April 21, 2024

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JWST sees the beginning of the cosmic web

JWST sees the beginning of the cosmic web

The cosmic web is the large-scale structure of the universe. If you could watch our universe unfold from the Big Bang to today, you would see these filaments (and the voids between them) form over time. Now, astronomers using the JWST have found ten galaxies that form a very early version of this structure just 830 million years after the beginning of the universe.

The “cosmic web” began as fluctuations in density in the early universe. A few hundred million years after the Big Bang, matter (in the form of primordial gas) condensed into knots at the junctions of plates and gas filaments in the early lattice. These knots and filaments hosted the first stars and galaxies. Naturally, as astronomers look back in time, they will be looking for early versions of the cosmic web. JWST technology allowed them to look back at the dim, opaque things that were around shortly after the Big Bang.

The 10 galaxies the team observed line up in a thin filament three million light-years across held together by a bright quasar. Its appearance surprised the team with its size and place in cosmic history. “This is one of the oldest filamentous structures people have found associated with a distant quasar,” added Vig Wang of the University of Arizona in Tucson, the principal investigator on this program.

Aspire to understand the early universe and the cosmic web

The JWST observations are part of a monitoring program called ASPIRE: A Spectroscopy Survey of Bias Halos in the Reionization Era. It uses images and spectra of 25 quasars that existed in the past when the universe began to lighten after the “dark ages”. The idea is to study the formation of the closest possible galaxies, as well as the birth of the first black holes. In addition, the team hopes to understand how the early universe was enriched with heavier elements (metals), and how it all happened during the era of reionization.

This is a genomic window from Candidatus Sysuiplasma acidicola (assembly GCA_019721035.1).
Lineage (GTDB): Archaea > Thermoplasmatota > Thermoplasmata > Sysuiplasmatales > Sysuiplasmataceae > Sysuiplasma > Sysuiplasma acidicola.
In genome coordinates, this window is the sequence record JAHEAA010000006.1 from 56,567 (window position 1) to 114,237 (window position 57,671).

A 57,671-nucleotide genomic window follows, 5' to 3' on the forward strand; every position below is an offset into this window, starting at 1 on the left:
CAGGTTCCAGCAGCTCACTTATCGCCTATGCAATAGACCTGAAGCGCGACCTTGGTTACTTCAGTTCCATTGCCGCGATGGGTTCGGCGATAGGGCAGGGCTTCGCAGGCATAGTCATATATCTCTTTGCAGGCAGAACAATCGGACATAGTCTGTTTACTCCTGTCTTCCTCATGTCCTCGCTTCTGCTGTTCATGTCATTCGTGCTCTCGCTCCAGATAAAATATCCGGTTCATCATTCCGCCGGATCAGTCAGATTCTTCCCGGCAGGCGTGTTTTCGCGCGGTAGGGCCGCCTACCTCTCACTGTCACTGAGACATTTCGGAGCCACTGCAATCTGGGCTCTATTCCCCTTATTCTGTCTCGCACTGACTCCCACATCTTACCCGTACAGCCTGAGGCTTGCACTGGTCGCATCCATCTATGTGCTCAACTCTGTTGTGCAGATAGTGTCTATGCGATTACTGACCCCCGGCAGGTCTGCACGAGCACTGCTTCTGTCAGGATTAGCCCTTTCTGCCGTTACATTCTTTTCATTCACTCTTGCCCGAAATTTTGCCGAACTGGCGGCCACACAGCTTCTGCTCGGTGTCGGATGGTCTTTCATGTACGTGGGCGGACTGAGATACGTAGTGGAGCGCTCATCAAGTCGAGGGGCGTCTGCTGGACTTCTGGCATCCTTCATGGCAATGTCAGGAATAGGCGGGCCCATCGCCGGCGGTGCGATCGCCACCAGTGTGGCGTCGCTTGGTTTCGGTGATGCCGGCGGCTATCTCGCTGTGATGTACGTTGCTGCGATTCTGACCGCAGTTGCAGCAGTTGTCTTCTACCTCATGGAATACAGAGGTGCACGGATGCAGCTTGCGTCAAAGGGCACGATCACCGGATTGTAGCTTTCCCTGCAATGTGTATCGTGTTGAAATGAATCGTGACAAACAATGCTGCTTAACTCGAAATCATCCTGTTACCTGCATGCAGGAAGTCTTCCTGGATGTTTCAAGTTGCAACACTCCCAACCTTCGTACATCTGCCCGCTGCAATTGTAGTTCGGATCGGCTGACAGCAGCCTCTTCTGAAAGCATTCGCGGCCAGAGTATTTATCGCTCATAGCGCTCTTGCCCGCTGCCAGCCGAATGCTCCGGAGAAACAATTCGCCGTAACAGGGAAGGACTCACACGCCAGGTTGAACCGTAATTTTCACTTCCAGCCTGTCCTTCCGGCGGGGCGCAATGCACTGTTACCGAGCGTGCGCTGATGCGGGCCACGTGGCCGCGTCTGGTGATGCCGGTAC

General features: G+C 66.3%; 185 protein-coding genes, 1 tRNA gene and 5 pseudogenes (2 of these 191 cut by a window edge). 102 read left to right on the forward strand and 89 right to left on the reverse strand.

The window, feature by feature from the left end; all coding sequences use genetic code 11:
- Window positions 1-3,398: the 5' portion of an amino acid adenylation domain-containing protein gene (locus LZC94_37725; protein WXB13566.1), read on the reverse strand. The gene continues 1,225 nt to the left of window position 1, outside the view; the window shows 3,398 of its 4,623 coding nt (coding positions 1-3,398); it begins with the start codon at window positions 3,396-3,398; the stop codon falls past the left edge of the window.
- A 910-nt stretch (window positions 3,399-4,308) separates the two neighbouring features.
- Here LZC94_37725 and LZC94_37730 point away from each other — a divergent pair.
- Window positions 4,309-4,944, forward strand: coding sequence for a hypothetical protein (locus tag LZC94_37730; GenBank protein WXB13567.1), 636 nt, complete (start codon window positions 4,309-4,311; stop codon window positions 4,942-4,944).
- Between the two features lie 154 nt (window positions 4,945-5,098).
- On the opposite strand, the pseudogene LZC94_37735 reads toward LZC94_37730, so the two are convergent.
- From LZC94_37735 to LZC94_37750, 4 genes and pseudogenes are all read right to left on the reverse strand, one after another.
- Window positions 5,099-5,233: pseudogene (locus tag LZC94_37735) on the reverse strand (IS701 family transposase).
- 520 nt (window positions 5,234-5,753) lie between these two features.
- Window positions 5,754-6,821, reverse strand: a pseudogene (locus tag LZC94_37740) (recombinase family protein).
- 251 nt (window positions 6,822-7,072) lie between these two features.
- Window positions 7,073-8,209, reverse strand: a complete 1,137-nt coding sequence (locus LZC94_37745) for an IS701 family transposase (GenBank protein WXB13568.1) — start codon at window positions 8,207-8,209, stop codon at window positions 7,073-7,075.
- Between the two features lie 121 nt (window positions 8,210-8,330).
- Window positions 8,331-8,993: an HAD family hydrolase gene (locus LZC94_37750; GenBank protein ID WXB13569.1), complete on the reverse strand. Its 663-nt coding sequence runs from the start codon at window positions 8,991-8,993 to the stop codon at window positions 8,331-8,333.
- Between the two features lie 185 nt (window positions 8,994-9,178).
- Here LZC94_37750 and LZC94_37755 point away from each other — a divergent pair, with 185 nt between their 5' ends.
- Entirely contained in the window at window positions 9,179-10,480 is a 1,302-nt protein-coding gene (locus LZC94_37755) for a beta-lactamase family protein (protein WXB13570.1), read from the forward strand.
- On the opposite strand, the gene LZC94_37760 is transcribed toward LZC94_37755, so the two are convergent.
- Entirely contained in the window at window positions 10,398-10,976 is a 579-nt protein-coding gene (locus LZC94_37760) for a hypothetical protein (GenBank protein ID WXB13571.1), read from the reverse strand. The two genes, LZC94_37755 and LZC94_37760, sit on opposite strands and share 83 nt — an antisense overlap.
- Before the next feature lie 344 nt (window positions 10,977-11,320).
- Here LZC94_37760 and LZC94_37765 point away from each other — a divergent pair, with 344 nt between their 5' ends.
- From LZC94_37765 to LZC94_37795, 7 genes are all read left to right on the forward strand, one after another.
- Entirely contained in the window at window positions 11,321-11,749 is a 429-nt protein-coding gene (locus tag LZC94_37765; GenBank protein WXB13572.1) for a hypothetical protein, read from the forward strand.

This is an artist's illustration showing the early universe timeline showing some of the major time periods.  On the left is the universe's first day, as intense heat prevented much from happening.  The CMB is then released once the universe has cooled down a bit.  Next, in yellow, is the neutral universe, the time before star formation.  The hydrogen atoms in the neutral universe should be emitting radio waves that we can detect here on Earth.  Image credit: ESA - C. Carreau
This is an artist’s illustration showing the early universe timeline showing some of the major time periods. On the left is the universe’s first day, as intense heat prevented much from happening. The CMB is then released once the universe has cooled down a bit. Next, in yellow, is the neutral universe, the time before star formation. The hydrogen atoms in the neutral universe should be emitting radio waves that we can detect here on Earth. Image credit: ESA – C. Carreau

ASPIRE goals are an important part of understanding the origin and evolution of the universe. “The last two decades of cosmology research have given us a solid understanding of how the cosmic web formed and evolved. ASPIRE aims to understand how the emergence of the oldest massive black holes can be incorporated into our current story of cosmological structure formation,” explained team member Joseph Henawi of the University of California, Santa Barbara.

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Focus on early black holes

Quasars lure through time and space. They are powered by supermassive black holes that, along with powerful jets, produce incredible amounts of light and other emissions. Astronomers use them as standard candles for distance measurements, as well as a way to study the vast regions of space through which light passes.

Artist’s impression of a quasar. At least one is involved in early threads in the cosmic web. Credit: NOIRLab/NSF/AURA/J. da Silva